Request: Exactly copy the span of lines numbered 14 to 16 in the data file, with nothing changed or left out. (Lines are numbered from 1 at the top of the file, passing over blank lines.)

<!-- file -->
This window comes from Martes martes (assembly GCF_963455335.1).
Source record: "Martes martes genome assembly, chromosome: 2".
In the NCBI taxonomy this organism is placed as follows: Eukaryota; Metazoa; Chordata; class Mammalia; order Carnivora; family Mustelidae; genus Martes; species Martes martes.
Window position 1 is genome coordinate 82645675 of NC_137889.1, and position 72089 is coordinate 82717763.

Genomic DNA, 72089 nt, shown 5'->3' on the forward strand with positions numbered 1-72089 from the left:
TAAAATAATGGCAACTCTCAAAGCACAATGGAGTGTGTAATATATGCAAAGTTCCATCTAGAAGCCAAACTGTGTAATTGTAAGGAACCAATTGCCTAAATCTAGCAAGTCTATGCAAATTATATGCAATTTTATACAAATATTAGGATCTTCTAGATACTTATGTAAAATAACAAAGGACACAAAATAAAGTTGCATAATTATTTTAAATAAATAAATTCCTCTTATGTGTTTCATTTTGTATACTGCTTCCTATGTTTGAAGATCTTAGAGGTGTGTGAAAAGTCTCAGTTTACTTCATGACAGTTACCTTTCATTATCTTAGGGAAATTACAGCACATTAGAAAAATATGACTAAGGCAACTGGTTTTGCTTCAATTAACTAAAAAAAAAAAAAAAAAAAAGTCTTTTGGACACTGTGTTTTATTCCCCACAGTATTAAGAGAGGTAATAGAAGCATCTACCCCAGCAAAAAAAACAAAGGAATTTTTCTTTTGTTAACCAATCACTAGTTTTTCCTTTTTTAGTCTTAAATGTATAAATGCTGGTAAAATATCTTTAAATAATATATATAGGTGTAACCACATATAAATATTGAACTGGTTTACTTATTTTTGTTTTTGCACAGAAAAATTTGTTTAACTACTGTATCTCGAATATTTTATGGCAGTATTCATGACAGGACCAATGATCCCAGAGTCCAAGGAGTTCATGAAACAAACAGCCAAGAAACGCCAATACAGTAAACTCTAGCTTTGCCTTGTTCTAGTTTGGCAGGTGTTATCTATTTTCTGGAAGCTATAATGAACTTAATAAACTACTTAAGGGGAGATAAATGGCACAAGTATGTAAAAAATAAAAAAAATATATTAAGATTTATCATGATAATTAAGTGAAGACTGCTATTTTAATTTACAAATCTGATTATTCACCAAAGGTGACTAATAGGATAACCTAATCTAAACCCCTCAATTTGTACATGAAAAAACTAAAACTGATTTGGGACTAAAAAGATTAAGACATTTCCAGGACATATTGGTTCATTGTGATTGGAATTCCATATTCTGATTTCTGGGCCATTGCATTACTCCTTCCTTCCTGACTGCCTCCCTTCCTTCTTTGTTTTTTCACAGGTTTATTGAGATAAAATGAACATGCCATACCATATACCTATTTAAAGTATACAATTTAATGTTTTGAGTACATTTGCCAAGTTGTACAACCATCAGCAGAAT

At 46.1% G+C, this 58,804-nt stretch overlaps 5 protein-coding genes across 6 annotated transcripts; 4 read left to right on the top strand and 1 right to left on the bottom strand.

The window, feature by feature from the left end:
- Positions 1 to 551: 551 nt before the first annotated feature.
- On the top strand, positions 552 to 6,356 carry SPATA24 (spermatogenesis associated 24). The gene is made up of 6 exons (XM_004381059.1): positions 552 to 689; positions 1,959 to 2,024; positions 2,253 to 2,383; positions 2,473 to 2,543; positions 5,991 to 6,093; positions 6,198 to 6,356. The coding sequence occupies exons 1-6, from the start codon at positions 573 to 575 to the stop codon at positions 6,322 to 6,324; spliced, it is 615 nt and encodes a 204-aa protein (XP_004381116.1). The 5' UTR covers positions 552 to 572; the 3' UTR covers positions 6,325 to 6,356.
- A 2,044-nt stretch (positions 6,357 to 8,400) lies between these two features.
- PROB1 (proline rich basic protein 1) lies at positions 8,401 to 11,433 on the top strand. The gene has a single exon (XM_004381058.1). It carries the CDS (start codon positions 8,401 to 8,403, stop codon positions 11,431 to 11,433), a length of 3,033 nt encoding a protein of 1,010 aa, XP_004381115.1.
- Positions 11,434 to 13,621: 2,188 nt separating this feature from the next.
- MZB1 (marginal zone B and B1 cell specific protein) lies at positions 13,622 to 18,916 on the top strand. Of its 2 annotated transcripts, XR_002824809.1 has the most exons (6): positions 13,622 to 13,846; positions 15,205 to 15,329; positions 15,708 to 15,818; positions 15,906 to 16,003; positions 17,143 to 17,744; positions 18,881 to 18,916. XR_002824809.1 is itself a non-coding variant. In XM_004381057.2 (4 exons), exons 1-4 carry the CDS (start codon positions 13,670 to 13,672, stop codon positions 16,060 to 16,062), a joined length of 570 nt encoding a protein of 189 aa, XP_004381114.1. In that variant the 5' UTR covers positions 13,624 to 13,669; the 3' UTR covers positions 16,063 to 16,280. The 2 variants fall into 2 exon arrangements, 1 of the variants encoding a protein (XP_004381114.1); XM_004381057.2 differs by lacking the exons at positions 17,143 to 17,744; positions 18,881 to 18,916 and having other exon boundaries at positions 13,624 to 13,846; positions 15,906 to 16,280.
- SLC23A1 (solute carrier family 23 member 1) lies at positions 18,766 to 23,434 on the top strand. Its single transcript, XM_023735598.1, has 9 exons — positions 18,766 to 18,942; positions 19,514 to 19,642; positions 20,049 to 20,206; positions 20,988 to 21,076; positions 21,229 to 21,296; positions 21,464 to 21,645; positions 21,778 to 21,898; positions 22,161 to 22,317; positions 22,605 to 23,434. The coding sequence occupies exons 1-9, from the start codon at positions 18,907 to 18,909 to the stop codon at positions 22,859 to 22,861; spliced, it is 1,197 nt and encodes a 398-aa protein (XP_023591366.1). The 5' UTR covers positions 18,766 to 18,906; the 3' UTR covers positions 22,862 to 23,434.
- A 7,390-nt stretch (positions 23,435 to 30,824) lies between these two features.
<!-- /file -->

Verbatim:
- MZB1 (marginal zone B and B1 cell specific protein) lies at positions 13,622 to 18,916 on the top strand. Of its 2 annotated transcripts, XR_002824809.1 has the most exons (6): positions 13,622 to 13,846; positions 15,205 to 15,329; positions 15,708 to 15,818; positions 15,906 to 16,003; positions 17,143 to 17,744; positions 18,881 to 18,916. XR_002824809.1 is itself a non-coding variant. In XM_004381057.2 (4 exons), exons 1-4 carry the CDS (start codon positions 13,670 to 13,672, stop codon positions 16,060 to 16,062), a joined length of 570 nt encoding a protein of 189 aa, XP_004381114.1. In that variant the 5' UTR covers positions 13,624 to 13,669; the 3' UTR covers positions 16,063 to 16,280. The 2 variants fall into 2 exon arrangements, 1 of the variants encoding a protein (XP_004381114.1); XM_004381057.2 differs by lacking the exons at positions 17,143 to 17,744; positions 18,881 to 18,916 and having other exon boundaries at positions 13,624 to 13,846; positions 15,906 to 16,280.
- SLC23A1 (solute carrier family 23 member 1) lies at positions 18,766 to 23,434 on the top strand. Its single transcript, XM_023735598.1, has 9 exons — positions 18,766 to 18,942; positions 19,514 to 19,642; positions 20,049 to 20,206; positions 20,988 to 21,076; positions 21,229 to 21,296; positions 21,464 to 21,645; positions 21,778 to 21,898; positions 22,161 to 22,317; positions 22,605 to 23,434. The coding sequence occupies exons 1-9, from the start codon at positions 18,907 to 18,909 to the stop codon at positions 22,859 to 22,861; spliced, it is 1,197 nt and encodes a 398-aa protein (XP_023591366.1). The 5' UTR covers positions 18,766 to 18,906; the 3' UTR covers positions 22,862 to 23,434.
- A 7,390-nt stretch (positions 23,435 to 30,824) lies between these two features.